Geary and I spoke during the practical session about optimizing the rooting system of turfgrass, techniques on organic matter control for putting green turf, and the importance of organic matter management in general, and on problem-solving techniques, drainage, and a host of other topics as we had a look round the newly-renovated Bunga Raya course at Saujana. During the classroom session, I gave seminars on grass selection for golf courses in SE Asia, irrigation water quality, and golf course renovation with more discussion of grass choices. It was an excellent program at a superb venue with an engaged and inquisitive audience.
I have just been at Java for the Turf Seminar XI of the Asosiasi Superintendent Padang Golf Indonesia (ASPGI). This seminar was supported by the Asian Golf Industry Federation (AGIF) and featured classroom and practical field seminars by industry experts. Emeralda Golf Club was the venue for Turf Seminar XI and there were nearly 100 golf course superintendents in attendance at this educational program.
I spoke about managing the rootzone to optimize playing conditions; that presentation includes a lot of discussion about pore space, soil organic matter and its management, and how to optimize root development. That seminar was complemented by an aerification demonstration conducted by Steve Wilson of Bernhard & Co. in which he demonstrated venting tines and hollow tines and discussed with the seminar delegates the effective use of aerification equipment.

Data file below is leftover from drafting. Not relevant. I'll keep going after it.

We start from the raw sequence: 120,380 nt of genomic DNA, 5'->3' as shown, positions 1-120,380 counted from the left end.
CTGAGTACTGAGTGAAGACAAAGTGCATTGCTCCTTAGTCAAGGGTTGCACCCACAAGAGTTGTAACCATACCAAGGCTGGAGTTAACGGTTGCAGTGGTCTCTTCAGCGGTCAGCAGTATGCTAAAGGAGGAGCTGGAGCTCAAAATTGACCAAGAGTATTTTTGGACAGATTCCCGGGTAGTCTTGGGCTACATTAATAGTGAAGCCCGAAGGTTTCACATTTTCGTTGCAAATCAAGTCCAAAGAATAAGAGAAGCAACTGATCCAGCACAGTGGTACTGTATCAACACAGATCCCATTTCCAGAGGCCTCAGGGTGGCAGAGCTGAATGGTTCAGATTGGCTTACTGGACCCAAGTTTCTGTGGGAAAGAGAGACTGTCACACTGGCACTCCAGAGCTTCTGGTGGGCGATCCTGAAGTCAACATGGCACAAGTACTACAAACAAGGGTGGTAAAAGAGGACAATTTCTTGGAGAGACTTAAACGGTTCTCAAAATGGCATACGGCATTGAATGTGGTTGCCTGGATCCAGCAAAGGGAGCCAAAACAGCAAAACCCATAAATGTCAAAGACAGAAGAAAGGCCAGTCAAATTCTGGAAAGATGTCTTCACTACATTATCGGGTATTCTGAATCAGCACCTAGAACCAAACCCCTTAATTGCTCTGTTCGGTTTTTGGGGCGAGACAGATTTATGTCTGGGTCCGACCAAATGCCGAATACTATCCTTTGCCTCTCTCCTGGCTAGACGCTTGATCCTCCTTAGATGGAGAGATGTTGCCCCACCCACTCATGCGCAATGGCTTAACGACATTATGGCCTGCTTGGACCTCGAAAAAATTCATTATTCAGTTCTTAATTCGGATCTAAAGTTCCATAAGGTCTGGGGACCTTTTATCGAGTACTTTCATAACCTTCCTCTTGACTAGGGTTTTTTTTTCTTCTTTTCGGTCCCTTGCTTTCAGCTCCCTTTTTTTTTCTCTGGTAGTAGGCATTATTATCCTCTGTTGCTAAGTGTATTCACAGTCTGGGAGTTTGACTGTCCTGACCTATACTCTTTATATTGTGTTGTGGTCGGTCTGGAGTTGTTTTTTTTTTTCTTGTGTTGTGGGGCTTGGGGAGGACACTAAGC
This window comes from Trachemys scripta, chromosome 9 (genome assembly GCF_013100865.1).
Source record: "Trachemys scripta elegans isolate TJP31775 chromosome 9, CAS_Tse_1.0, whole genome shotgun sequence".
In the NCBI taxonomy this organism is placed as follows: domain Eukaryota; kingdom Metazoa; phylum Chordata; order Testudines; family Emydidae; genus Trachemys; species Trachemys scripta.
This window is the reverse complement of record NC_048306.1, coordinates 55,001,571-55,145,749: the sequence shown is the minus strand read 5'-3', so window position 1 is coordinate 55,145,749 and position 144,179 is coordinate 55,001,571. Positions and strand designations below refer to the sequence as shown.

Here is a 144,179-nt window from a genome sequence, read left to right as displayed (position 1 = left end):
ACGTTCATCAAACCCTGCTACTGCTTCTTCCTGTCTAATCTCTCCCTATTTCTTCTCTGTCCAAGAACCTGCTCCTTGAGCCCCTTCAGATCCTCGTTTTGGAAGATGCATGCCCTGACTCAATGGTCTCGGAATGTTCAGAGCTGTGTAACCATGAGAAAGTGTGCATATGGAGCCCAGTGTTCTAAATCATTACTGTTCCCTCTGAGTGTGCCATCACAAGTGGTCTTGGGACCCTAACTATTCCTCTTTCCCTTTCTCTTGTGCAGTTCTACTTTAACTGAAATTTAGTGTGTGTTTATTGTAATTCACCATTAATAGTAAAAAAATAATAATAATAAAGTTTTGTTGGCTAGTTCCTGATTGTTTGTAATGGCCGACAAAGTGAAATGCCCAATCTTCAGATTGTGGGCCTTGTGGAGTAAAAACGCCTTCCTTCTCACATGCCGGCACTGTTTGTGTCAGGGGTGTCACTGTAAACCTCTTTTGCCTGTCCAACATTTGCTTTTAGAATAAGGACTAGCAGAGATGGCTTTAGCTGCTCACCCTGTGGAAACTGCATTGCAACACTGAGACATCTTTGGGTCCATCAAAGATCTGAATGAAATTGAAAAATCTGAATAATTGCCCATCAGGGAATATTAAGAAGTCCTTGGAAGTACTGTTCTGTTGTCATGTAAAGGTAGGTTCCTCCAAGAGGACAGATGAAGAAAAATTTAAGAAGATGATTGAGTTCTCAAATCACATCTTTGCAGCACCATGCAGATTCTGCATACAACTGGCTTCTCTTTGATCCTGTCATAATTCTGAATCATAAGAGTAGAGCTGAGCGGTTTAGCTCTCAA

Matee Suntisawasdi from Pro-Crop T&O in Thailand gave presentations about optimizing weed control on golf courses at Indonesia, how to manage diseases on golf course turf, and how to optimize insect control. Brad Burgess from Sports Turf Solutions spoke about the necessary steps for sprayer calibration and then demonstrated the calibration process and its importance during a field seminar. Other presenters at this two day seminar included Peter Morison from Jacobsen with a discussion of maintenance equipment, Bob Moore from JMP Golf Design Group who spoke about golf course renovation, and Dr. Iswandi Anas from IPB who talked about soil analysis.